To determine the underlying cause there are some tests your doctor may ask you to do, includig blood tests (to search for infection or determine thyroid function), allergy tests, biopsy, or scans.
Your doctor may also recommend you to drink more and to follow a low-salt diet. He may also prescribe corticosteroids and other anti-inflammatory (drugs to reduce inflammation and associated pain (if applicable), either topically or orally, antihistamines (if allergies are suspected), or antibiotics (if bacterial infection is confirmed)
You may also apply cold compress (or cucumber slices) on your eyes to help with the swelling.
The most efficient form treatment is the treatment that is addressing the direct cause(s).
If sleep is the cause, then re-establishing sleep patterns would be the most important form of treatment, often in addition to other techniques like relaxation, meditation, mindfullness, hypnotherapy, acupuncture, CBT, or any exercises that can help you sleep and stay asleep. Sleep on your back to allow for fluid to circulate. Lying on your stomach and your face can lead to poor distrribution and fluid accumulation in the face as you sleep.
If diet is the problem (excessive salt intake, high caffeine and alcohol consumption), then address it the best you can. Learn to cook without too much salt, and never put salt on the table. Many people have fallen into the habit to salt their food without even tasting it, and so became addicted to the salty taste. Drink one or two coffee a day but not more, if caffeine is leading to dehydration, and always — ALWAYS — keep a bottle of water with you so that you rememebr to drink. If necessary set an alarm to remind you to drink. Many apps do this for you. So there is no excuse to not drink regularly and keep hydrated. Add a slice of lemon or cucumber to keep your water 'interesting' if drinking plain water is problem for you.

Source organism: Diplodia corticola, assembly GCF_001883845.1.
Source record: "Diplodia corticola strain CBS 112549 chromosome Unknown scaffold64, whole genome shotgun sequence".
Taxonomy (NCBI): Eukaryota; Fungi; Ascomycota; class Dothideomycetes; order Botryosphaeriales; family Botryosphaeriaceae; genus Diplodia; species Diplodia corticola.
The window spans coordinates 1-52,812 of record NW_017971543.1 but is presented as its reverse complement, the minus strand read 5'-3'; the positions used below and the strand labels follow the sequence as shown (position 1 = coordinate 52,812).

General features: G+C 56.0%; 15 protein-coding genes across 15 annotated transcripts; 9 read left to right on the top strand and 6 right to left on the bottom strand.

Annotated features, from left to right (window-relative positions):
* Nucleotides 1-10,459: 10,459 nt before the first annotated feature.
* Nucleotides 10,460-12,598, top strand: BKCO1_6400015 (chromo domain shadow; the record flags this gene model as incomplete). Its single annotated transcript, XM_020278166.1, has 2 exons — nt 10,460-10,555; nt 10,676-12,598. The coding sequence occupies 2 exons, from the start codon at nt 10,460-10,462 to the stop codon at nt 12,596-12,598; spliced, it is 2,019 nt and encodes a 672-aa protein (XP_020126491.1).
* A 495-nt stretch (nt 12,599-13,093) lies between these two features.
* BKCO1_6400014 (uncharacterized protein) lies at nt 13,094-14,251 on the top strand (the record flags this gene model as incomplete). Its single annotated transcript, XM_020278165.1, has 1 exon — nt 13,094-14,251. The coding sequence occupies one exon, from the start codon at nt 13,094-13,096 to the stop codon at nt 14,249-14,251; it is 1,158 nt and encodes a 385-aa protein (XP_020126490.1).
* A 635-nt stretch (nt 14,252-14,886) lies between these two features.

also avoid food laden with salt and sugar like all ultra-refined foods (e.g. biscuits, snack and ready-made meals).
The best way to deal with allergies is to reduce, avoid, or eliminate possible allergens. Be aware of the products you apply daily on your skin. You may react to chemicals in your make-up and/or personal care products and keep the area under the eyes chronically inflammed. Use dermatologically-tested products, scent-free, and designed for babies or sensitive skin types. The same for laundry detergents and softneners. Residues traped in the fabric of your sheets and pillow cases can bring symptoms as you sleep.
Chronic sinus congestion (also a sign of allergies) can interfere with fluid drainage and cause the tissue around your eyes to swell. Use natural saline solution to clear your sinuses naturally.
If you have eliminated every eventual causes but still have 'bags' under your eyes, then age is likely to be the factor contributing to your under-eye puffiness (especially, if you're no longer in your twenties). Loss of tonus and weakening tissues and muscles allow for fat to move under your eyes and/or fluid accumulation. Ask you doctor about solutions if it is really affecting your day-to-day life.
Registered Naturopath, Nutritional Therapist, Iridologist, Lecturer, NLP practitioner and Personal Performance Coach.
The perfect combination to give you all the tools you need to become the better version of YOU.
The YOU you have always dreamed to be.